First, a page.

In 1946 the government appointed Henry Fagan, a former United Party cabinet minister and now a judge, to head a commission to investigate the question of black urbanisation. The Fagan report, published in February 1948, considered three options: a policy of apartheid, or the comprehensive territorial separation between white and black; a policy of not discriminating between white and black; and the policy which accepted that whites and blacks had to co-exist and adopted laws that took into account the similarities and differences between them.
It rejected the first two options as impractical and opted for the third. It concluded that black urbanisation was inevitable. This trend could be ‘guided and regulated, and may be perhaps also limited . . . but cannot be stopped or turned in the opposite direction’. Any policy based on the proposition that the blacks in the towns were all temporary migrants was ‘a false policy’. The reserves were so overcrowded and overstocked that it was unrealistic to believe they could accommodate urban blacks as well. It favoured a policy that recognised that whites and blacks ‘will continue to exist side by side, economically intertwined . . . and part of the same big machine’. Black workers had to be encouraged to bring their families with them to their places of work. The old slogan ‘send them back’ was outdated.
The report was ambivalent about the pass laws and migrant labour, but in the end accepted them. It nevertheless hoped that the pass laws could be replaced by a system that linked firm employment to identity cards. The main feature of the report was its uneasiness with the idea of a firm blueprint and fixed policy parameters. It wrote that what was needed was ‘the constant adaptation to changing conditions, constant regulation of contacts and smoothing out of difficulties between the races so that all may make their contribution and combine their energies for the progress of South Africa’.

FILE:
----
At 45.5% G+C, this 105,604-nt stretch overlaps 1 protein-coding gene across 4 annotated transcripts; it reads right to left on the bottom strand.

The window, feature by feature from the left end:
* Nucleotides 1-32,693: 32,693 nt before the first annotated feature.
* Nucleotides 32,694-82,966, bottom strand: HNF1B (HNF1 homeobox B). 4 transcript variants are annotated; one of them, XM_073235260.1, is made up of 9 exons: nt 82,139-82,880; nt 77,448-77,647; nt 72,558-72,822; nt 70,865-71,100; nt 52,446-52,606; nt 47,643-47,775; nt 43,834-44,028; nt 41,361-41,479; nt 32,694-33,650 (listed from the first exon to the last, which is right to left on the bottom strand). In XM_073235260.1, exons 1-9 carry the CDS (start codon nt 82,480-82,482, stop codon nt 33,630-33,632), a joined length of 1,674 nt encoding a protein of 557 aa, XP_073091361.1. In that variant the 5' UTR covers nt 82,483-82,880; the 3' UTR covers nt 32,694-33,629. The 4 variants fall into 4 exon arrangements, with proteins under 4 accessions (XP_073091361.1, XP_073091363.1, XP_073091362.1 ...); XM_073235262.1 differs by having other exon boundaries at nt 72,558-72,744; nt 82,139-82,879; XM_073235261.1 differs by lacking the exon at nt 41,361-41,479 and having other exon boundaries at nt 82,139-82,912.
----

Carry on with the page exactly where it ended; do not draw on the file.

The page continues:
The Fagan report pointed to a road South Africa did not take. It represented a gradualist approach that would allow the forces of economic growth to sweep aside outdated policies and prejudices over time, to a point where a form of political accommodation became possible. It made the kind of recommendations one would expect in a pre-democratic society where some of the most burning issues were put beyond democratic contestation. In post-war South Africa, however, a large part of the electorate would see the accommodation of urban blacks as a process that would lead inexorably to bringing whites and blacks in direct competition with each other. The question was whether Fagan’s approach could work in a society like South Africa where only the members of the dominant group were enfranchised and where the very deep socio-economic inequalities corresponded with the racial divisions.
The NP savaged Fagan’s report. After the 1948 election Fagan wrote that the NP now had a mandate to test its apartheid policy. ‘If the attempt succeeds,’ he continued, ‘well and good. If not, it will nevertheless be a preparatory step to bring the mentality of the public to maturity and to get people to acquiesce in a policy which concedes the impossibility of territorial segregation and . . . to find the best way of adapting ourselves to what is possible.’